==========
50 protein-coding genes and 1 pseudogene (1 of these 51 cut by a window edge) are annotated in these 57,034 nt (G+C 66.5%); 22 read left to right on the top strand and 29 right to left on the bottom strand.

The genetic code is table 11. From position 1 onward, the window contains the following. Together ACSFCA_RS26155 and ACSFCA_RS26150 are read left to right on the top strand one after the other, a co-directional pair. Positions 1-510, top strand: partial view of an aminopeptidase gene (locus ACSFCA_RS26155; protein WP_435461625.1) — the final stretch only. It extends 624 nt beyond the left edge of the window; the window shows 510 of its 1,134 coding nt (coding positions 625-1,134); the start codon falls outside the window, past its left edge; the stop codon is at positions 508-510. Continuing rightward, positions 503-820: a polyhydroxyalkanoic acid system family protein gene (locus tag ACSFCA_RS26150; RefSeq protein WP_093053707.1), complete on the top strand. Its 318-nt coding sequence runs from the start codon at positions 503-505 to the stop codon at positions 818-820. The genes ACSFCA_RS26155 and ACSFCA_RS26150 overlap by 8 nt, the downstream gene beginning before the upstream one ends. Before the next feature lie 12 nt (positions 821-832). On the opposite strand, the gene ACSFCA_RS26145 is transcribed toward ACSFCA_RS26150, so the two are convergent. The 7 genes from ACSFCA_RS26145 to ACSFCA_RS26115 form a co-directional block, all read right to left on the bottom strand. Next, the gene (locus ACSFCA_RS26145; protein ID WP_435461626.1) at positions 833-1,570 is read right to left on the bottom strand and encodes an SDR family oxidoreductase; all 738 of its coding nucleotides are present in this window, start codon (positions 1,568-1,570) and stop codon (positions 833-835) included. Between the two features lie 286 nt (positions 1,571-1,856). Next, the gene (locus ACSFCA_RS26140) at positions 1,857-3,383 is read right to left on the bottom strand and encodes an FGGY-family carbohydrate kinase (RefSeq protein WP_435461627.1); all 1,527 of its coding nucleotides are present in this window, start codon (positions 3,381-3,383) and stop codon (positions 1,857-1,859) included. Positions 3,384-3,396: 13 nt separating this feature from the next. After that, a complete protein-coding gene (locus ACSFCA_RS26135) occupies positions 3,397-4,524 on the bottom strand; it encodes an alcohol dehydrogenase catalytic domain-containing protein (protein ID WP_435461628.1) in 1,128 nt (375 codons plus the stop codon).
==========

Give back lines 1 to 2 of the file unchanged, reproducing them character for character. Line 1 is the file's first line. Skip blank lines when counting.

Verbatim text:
50 protein-coding genes and 1 pseudogene (1 of these 51 cut by a window edge) are annotated in these 57,034 nt (G+C 66.5%); 22 read left to right on the top strand and 29 right to left on the bottom strand.

The genetic code is table 11. From position 1 onward, the window contains the following. Together ACSFCA_RS26155 and ACSFCA_RS26150 are read left to right on the top strand one after the other, a co-directional pair. Positions 1-510, top strand: partial view of an aminopeptidase gene (locus ACSFCA_RS26155; protein WP_435461625.1) — the final stretch only. It extends 624 nt beyond the left edge of the window; the window shows 510 of its 1,134 coding nt (coding positions 625-1,134); the start codon falls outside the window, past its left edge; the stop codon is at positions 508-510. Continuing rightward, positions 503-820: a polyhydroxyalkanoic acid system family protein gene (locus tag ACSFCA_RS26150; RefSeq protein WP_093053707.1), complete on the top strand. Its 318-nt coding sequence runs from the start codon at positions 503-505 to the stop codon at positions 818-820. The genes ACSFCA_RS26155 and ACSFCA_RS26150 overlap by 8 nt, the downstream gene beginning before the upstream one ends. Before the next feature lie 12 nt (positions 821-832). On the opposite strand, the gene ACSFCA_RS26145 is transcribed toward ACSFCA_RS26150, so the two are convergent. The 7 genes from ACSFCA_RS26145 to ACSFCA_RS26115 form a co-directional block, all read right to left on the bottom strand. Next, the gene (locus ACSFCA_RS26145; protein ID WP_435461626.1) at positions 833-1,570 is read right to left on the bottom strand and encodes an SDR family oxidoreductase; all 738 of its coding nucleotides are present in this window, start codon (positions 1,568-1,570) and stop codon (positions 833-835) included. Between the two features lie 286 nt (positions 1,571-1,856). Next, the gene (locus ACSFCA_RS26140) at positions 1,857-3,383 is read right to left on the bottom strand and encodes an FGGY-family carbohydrate kinase (RefSeq protein WP_435461627.1); all 1,527 of its coding nucleotides are present in this window, start codon (positions 3,381-3,383) and stop codon (positions 1,857-1,859) included. Positions 3,384-3,396: 13 nt separating this feature from the next. After that, a complete protein-coding gene (locus ACSFCA_RS26135) occupies positions 3,397-4,524 on the bottom strand; it encodes an alcohol dehydrogenase catalytic domain-containing protein (protein ID WP_435461628.1) in 1,128 nt (375 codons plus the stop codon).